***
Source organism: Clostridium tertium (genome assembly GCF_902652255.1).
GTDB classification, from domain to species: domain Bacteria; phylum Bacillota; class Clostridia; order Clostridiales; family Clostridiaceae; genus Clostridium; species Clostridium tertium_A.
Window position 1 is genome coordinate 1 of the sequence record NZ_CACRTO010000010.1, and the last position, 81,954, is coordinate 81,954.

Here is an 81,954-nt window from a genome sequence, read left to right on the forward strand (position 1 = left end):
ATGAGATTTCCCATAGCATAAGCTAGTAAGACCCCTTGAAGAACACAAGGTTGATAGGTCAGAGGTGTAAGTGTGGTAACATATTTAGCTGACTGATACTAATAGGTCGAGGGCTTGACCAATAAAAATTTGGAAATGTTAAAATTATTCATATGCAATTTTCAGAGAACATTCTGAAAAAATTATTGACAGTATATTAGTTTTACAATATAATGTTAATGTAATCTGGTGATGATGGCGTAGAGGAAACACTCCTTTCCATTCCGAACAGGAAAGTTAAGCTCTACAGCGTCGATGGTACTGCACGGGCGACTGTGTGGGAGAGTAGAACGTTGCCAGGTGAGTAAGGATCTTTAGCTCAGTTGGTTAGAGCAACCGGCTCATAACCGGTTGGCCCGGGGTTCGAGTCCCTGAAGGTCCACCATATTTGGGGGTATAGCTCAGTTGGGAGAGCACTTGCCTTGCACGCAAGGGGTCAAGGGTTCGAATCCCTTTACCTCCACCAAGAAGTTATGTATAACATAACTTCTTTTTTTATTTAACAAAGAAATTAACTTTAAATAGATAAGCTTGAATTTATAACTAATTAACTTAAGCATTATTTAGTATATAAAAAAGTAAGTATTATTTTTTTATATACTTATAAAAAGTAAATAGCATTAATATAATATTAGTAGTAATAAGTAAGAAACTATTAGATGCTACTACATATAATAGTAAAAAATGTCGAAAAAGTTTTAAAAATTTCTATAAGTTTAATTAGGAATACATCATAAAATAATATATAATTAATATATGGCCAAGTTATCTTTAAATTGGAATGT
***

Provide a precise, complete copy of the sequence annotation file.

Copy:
Source organism: Clostridium tertium (genome assembly GCF_902652255.1).
GTDB classification, from domain to species: domain Bacteria; phylum Bacillota; class Clostridia; order Clostridiales; family Clostridiaceae; genus Clostridium; species Clostridium tertium_A.
Window position 1 is genome coordinate 1 of the sequence record NZ_CACRTO010000010.1, and the last position, 81,954, is coordinate 81,954.

Here is an 81,954-nt window from a genome sequence, read left to right on the forward strand (position 1 = left end):
ATGAGATTTCCCATAGCATAAGCTAGTAAGACCCCTTGAAGAACACAAGGTTGATAGGTCAGAGGTGTAAGTGTGGTAACATATTTAGCTGACTGATACTAATAGGTCGAGGGCTTGACCAATAAAAATTTGGAAATGTTAAAATTATTCATATGCAATTTTCAGAGAACATTCTGAAAAAATTATTGACAGTATATTAGTTTTACAATATAATGTTAATGTAATCTGGTGATGATGGCGTAGAGGAAACACTCCTTTCCATTCCGAACAGGAAAGTTAAGCTCTACAGCGTCGATGGTACTGCACGGGCGACTGTGTGGGAGAGTAGAACGTTGCCAGGTGAGTAAGGATCTTTAGCTCAGTTGGTTAGAGCAACCGGCTCATAACCGGTTGGCCCGGGGTTCGAGTCCCTGAAGGTCCACCATATTTGGGGGTATAGCTCAGTTGGGAGAGCACTTGCCTTGCACGCAAGGGGTCAAGGGTTCGAATCCCTTTACCTCCACCAAGAAGTTATGTATAACATAACTTCTTTTTTTATTTAACAAAGAAATTAACTTTAAATAGATAAGCTTGAATTTATAACTAATTAACTTAAGCATTATTTAGTATATAAAAAAGTAAGTATTATTTTTTTATATACTTATAAAAAGTAAATAGCATTAATATAATATTAGTAGTAATAAGTAAGAAACTATTAGATGCTACTACATATAATAGTAAAAAATGTCGAAAAAGTTTTAAAAATTTCTATAAGTTTAATTAGGAATACATCATAAAATAATATATAATTAATATATGGCCAAGTTATCTTTAAATTGGAATGT